Rosslyn Chapel has becoming synomisis in popular culture through the Da Vinci Code book and movie but how is it connected to the Knights Templar.
The chapel, built 150 years after the dissolution of the Knights Templar, supposedly has many Templar symbols, such as the “Two riders on a single horse” that appear on the Seal of the Knights Templar.
The claim that the layout of Rosslyn Chapel echoes that of Solomon’s Temple has been analysed by Mark Oxbrow and Ian Robertson in their book, Rosslyn and the Grail:
An interior view showing the Apprentice Pillar and ornate carvings.Rosslyn Chapel bears no more resemblance to Solomon’s or Herod’s Temple than a house brick does to a paperback book. If you superimpose the floor plans of Rosslyn Chapel and either Solomon’s or Herod’s Temple, you will actually find that they are not even remotely similar. Writers admit that the chapel is far smaller than either of the temples. They freely scale the plans up or down in an attempt to fit them together. What they actually find are no significant similarities at all. […] If you superimpose the floor plans of Rosslyn Chapel and the East Quire of Glasgow Cathedral you will find a startling match: the four walls of both buildings fit precisely. The East Quire of Glasgow is larger than Rosslyn, but the designs of these two medieval Scottish buildings are virtually identical. They both have the same number of windows and the same number of pillars in the same configuration. […] The similarity between Rosslyn Chapel and Glasgow’s East Quire is well established. Andrew Kemp noted that ‘the entire plan of this Chapel corresponds to a large extent with the choir of Glasgow Cathedral’ as far back as 1877 in the Proceedings of the Society of Antiquaries. Many alternative history writers are well aware of this but fail to mention it in their books.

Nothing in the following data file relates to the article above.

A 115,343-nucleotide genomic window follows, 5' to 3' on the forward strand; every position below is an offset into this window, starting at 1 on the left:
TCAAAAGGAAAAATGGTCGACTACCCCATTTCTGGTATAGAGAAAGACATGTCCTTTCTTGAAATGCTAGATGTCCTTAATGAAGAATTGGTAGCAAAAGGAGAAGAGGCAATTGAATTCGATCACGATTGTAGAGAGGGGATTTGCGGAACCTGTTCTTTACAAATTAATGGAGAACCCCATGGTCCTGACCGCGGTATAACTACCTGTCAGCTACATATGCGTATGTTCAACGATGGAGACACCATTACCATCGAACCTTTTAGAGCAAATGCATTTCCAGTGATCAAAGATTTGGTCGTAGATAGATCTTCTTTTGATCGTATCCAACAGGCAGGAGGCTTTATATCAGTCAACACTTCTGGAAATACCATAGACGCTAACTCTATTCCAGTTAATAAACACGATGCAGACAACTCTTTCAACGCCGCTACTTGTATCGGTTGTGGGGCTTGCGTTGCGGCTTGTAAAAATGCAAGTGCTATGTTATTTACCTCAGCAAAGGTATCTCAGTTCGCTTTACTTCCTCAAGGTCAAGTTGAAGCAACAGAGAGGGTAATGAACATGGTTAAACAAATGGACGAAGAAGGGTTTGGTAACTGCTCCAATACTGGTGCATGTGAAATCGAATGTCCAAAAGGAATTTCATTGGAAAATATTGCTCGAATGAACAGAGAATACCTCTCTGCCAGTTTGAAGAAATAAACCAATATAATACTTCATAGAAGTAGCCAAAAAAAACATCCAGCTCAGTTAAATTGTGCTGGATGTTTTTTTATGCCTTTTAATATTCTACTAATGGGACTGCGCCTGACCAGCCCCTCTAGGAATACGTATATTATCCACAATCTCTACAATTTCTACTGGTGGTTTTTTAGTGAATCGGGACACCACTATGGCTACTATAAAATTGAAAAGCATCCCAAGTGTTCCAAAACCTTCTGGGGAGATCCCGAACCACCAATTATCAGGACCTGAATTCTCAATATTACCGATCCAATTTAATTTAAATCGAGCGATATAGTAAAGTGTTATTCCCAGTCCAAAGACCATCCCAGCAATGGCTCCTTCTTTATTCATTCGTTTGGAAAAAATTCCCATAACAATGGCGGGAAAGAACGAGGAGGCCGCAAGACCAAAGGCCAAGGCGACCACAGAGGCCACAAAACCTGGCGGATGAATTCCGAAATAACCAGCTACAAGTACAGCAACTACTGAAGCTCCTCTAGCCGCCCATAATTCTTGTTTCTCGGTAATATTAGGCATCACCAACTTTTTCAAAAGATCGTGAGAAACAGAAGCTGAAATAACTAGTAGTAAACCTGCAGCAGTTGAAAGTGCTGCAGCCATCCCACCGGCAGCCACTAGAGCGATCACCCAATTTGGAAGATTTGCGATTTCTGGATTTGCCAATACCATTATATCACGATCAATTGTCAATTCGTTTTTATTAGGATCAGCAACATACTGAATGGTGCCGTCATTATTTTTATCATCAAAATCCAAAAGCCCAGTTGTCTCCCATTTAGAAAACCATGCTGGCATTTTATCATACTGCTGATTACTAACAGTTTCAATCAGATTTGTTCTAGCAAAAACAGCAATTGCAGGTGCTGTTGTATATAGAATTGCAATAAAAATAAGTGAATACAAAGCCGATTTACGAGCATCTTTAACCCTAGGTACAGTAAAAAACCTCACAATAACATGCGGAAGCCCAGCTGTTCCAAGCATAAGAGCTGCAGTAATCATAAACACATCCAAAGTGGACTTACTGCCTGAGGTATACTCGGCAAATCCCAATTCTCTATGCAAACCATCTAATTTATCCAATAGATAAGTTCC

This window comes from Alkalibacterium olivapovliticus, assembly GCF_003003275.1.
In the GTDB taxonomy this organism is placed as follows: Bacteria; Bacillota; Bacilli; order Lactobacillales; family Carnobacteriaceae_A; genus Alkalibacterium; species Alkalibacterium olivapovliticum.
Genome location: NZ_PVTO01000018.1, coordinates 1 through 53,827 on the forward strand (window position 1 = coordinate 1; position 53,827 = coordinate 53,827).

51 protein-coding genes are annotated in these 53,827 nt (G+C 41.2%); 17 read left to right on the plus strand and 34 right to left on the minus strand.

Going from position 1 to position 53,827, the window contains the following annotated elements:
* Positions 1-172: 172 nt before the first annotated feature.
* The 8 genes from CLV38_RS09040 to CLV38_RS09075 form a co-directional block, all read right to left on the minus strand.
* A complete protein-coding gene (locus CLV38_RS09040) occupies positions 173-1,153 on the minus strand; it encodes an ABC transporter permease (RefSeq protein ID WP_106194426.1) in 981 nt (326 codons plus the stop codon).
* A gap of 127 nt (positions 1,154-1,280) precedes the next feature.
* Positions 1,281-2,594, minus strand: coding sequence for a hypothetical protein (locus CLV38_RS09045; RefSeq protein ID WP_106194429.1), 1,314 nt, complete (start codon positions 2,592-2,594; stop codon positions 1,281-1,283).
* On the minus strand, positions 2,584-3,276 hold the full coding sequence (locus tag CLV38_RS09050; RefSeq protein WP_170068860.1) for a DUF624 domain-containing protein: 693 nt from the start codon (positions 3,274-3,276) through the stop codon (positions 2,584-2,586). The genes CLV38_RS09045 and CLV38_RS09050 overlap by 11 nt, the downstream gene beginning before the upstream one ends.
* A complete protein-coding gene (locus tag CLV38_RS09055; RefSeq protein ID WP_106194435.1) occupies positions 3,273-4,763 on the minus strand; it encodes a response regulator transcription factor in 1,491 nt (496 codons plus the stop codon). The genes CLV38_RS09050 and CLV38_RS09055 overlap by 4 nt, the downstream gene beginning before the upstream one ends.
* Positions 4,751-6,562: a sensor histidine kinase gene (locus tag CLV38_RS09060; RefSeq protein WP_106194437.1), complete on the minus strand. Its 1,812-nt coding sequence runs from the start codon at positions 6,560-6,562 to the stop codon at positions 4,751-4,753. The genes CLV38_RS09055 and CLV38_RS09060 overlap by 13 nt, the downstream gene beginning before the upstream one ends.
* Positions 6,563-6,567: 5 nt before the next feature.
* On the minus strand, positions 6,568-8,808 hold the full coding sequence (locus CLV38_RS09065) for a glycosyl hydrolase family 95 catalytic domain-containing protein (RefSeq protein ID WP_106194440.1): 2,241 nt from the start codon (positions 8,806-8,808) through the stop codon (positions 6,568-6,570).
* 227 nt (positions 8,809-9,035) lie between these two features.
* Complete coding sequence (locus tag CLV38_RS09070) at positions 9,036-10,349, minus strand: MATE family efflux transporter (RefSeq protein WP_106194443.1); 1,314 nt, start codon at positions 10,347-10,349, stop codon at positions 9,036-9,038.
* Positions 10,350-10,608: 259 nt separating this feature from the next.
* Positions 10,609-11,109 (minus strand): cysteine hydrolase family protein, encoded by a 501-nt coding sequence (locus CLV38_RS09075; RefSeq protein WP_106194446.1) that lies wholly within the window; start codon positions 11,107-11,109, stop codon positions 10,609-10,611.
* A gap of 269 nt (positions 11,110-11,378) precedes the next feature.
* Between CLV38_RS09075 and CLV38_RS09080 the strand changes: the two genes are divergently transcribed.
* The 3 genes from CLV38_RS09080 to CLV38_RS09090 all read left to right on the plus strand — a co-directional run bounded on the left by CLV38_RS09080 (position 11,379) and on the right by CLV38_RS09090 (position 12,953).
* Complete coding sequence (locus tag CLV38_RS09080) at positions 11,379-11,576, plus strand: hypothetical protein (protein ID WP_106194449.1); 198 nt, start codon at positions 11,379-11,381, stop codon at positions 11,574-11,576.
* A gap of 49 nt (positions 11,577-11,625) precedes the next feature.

With regards to a possible connection between the St. Clairs and the Knights Templar, the family testified against the Templars when that Order was put on trial in Edinburgh in 1309. Historian Dr. Louise Yeoman, along with other mediaeval scholars, says the Knights Templar connection is false, and points out that Rosslyn Chapel was built by William Sinclair so that Mass could be said for the souls of his family.
It is also claimed that other carvings in the chapel reflect Masonic imagery, such as the way that hands are placed in various figures. One carving may show a blindfolded man being led forward with a noose around his neck—similar to the way a candidate is prepared for initiation into Freemasonry. The carving has been eroded by time and pollution and is difficult to make out clearly. The chapel was built in the 15th century, and the earliest records of Freemasonic lodges date back only to the late 16th and early 17th centuries. A more likely explanation however is that the Masonic imagery was added at a later date. This may have taken place in the 1860s when James St Clair-Erskine, 3rd Earl of Rosslyn instructed Edinburgh architect David Bryce, a known freemason, to undertake restoration work on areas of the church including many of the carvings.
William Sinclair 3rd Earl of Orkney, Baron of Roslin and 1st Earl of Caithness, claimed by novelists to be a hereditary Grand Master of the Scottish stone masons, built Rosslyn Chapel. A later William Sinclair of Roslin became the first Grand Master of the Grand Lodge of Scotland and, subsequently, several other members of the Sinclair family have held this position.
These connections, to both the Templars and the Freemasons, means that Rosslyn features prominently in romantic conjectures that the Freemasons are direct descendants of the Knights Templar, though, as scholars point out, there is absolutely no historical connection between the two.